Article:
The nature of an individual is a result of the intermingling of these three modes of material nature in different proportions. Individuals mainly influenced by the mode of goodness seek higher knowledge of the self; those influenced mainly by the mode of passion seek material activity for personal gains, and those mainly influenced by the mode of ignorance are dull and indolent. The nature of an individual based on the three modes also affects his inclination to render service to God. In the Vedic civilization, an individual was placed higher or lower according to the degree of his inclination towards service to God.

  1. Those who were attached towards this service with the strongest devout ardor, and, as such evinced the greatest intelligence, became brahmanas. They formed the head of the huge body of the society.
  2. The kshatriyas formed the administrative or the martial class who took care of law and administration of the society.
  3. The vaishyas were chiefly business class or agriculturists who took care of trade and produce.
  4. The shudras formed the worker or the labourer class who served the other three classes.

The scientific system of varnashrama was based in such a way that each caste co-operated with the other, following the Vedic injunctions in performing their respective duties. The varnashrama system is the real Vedic way of life whose primary goal is not material prosperity, but spiritual emancipation by the worship of the Supreme Person, Vishnu. The varnas, or castes, are only there to guide people in their duties based on their nature, but eventually the ultimate goal is to give up all desires for the result of such activities (nishkama karma). In the Srimad Bhagavatam we find the following statements –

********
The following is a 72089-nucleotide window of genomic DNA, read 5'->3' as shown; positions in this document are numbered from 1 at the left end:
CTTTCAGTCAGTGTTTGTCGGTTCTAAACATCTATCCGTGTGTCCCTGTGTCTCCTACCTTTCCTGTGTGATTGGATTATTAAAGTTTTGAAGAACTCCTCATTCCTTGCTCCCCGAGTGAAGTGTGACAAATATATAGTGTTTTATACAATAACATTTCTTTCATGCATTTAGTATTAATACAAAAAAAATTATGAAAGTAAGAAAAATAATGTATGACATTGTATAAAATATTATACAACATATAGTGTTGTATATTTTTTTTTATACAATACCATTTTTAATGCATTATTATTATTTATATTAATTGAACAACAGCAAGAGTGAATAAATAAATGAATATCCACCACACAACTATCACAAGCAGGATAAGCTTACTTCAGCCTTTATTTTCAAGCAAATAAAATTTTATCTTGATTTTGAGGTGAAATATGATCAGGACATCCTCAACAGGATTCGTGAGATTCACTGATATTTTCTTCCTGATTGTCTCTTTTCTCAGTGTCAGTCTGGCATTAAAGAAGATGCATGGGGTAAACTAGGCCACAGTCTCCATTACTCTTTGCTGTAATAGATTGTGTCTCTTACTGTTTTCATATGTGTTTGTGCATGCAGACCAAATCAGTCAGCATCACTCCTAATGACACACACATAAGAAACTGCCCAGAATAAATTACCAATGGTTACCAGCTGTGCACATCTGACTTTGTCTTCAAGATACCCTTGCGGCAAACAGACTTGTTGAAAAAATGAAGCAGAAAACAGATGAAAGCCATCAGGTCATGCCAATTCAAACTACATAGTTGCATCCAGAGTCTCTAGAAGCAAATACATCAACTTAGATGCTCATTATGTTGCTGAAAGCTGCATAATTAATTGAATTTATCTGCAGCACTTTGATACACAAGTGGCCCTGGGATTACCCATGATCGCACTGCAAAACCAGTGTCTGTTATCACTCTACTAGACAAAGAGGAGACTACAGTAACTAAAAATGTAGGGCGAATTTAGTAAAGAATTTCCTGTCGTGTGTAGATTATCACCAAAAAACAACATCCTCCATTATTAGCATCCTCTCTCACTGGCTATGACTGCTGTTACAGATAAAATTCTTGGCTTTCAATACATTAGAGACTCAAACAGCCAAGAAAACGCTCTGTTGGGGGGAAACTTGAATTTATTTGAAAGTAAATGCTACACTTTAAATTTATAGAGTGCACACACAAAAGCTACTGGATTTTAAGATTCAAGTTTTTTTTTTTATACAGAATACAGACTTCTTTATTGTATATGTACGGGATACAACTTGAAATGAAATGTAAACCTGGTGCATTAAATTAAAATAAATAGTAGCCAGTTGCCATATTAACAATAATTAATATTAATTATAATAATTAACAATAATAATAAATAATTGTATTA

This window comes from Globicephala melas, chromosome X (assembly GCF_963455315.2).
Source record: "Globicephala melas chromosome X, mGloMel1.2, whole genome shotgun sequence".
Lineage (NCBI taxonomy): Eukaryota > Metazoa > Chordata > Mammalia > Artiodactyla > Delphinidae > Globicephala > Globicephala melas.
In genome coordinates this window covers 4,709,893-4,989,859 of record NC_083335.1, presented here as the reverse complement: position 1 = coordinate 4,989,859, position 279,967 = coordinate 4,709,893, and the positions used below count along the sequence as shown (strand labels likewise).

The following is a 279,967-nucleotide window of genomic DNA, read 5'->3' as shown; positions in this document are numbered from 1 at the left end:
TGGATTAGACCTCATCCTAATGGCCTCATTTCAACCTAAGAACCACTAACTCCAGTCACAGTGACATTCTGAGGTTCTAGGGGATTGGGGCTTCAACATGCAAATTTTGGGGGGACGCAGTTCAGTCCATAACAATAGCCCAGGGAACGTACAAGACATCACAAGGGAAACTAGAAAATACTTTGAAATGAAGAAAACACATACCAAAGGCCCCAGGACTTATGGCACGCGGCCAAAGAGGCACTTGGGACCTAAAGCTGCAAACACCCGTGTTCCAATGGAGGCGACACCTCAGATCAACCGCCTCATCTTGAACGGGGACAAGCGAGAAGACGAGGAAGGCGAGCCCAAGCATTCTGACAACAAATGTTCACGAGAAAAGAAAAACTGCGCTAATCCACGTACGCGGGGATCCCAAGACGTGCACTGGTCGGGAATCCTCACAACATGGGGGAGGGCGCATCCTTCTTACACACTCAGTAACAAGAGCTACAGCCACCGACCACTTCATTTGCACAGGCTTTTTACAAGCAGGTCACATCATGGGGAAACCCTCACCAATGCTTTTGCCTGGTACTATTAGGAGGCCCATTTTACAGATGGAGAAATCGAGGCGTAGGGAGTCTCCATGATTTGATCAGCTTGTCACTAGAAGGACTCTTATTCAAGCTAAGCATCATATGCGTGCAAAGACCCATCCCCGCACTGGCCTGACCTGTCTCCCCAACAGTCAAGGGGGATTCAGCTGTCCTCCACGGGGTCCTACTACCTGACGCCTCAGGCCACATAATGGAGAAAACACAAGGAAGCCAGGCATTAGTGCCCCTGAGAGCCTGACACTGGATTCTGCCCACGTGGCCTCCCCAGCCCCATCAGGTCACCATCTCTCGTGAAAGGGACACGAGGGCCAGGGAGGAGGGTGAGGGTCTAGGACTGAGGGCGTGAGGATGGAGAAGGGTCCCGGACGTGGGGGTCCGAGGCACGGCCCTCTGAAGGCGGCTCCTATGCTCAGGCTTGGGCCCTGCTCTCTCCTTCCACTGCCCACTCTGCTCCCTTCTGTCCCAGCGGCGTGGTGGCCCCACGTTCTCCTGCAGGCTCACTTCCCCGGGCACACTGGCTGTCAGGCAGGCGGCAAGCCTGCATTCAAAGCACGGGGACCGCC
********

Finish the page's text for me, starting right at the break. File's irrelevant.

Just as an agricultural field loses its power of production by repeated cultivation, if one acts in his professions according to his position in the modes of nature, he eventually rises above the modes and attains the nishkama stage (desire less stage).

As long as this goal is kept in mind, it does not matter which caste one is classified as. For example, on a plane, a rich person will travel business class, while the not-so-rich will travel economy. Nevertheless, if everyone reaches the same destination, what is the benefit of fighting for a temporary arrangement? Quarrel for equality, or arrogance due to superiority, originates from a lack of knowledge or vision of the ultimate goal of life.